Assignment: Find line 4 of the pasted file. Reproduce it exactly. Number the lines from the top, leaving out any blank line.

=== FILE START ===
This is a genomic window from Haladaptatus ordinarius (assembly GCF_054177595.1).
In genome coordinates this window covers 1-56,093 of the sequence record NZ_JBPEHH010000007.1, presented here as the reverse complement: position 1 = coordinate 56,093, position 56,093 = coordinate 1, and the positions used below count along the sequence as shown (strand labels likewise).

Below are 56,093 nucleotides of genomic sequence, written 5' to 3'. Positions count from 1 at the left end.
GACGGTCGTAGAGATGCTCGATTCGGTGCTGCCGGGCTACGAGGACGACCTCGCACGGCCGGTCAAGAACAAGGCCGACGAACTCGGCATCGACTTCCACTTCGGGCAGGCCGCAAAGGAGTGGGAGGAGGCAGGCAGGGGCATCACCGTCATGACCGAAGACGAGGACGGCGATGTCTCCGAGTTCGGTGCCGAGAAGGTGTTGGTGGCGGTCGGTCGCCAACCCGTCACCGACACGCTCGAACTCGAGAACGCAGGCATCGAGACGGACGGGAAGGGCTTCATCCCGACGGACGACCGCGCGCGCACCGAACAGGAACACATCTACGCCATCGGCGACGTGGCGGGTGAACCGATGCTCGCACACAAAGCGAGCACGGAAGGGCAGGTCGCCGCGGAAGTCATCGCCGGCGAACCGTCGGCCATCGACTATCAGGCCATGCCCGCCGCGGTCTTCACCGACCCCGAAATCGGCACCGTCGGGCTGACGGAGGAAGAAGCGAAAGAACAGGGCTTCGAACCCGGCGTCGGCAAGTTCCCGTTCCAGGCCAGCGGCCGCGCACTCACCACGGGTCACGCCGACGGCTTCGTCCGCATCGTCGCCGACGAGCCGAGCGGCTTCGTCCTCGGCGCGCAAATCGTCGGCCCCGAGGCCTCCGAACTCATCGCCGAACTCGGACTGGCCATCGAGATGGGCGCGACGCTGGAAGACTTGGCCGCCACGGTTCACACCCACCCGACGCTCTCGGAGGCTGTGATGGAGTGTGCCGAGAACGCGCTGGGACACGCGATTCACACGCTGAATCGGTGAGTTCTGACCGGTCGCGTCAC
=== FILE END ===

GACGGTCGTAGAGATGCTCGATTCGGTGCTGCCGGGCTACGAGGACGACCTCGCACGGCCGGTCAAGAACAAGGCCGACGAACTCGGCATCGACTTCCACTTCGGGCAGGCCGCAAAGGAGTGGGAGGAGGCAGGCAGGGGCATCACCGTCATGACCGAAGACGAGGACGGCGATGTCTCCGAGTTCGGTGCCGAGAAGGTGTTGGTGGCGGTCGGTCGCCAACCCGTCACCGACACGCTCGAACTCGAGAACGCAGGCATCGAGACGGACGGGAAGGGCTTCATCCCGACGGACGACCGCGCGCGCACCGAACAGGAACACATCTACGCCATCGGCGACGTGGCGGGTGAACCGATGCTCGCACACAAAGCGAGCACGGAAGGGCAGGTCGCCGCGGAAGTCATCGCCGGCGAACCGTCGGCCATCGACTATCAGGCCATGCCCGCCGCGGTCTTCACCGACCCCGAAATCGGCACCGTCGGGCTGACGGAGGAAGAAGCGAAAGAACAGGGCTTCGAACCCGGCGTCGGCAAGTTCCCGTTCCAGGCCAGCGGCCGCGCACTCACCACGGGTCACGCCGACGGCTTCGTCCGCATCGTCGCCGACGAGCCGAGCGGCTTCGTCCTCGGCGCGCAAATCGTCGGCCCCGAGGCCTCCGAACTCATCGCCGAACTCGGACTGGCCATCGAGATGGGCGCGACGCTGGAAGACTTGGCCGCCACGGTTCACACCCACCCGACGCTCTCGGAGGCTGTGATGGAGTGTGCCGAGAACGCGCTGGGACACGCGATTCACACGCTGAATCGGTGAGTTCTGACCGGTCGCGTCAC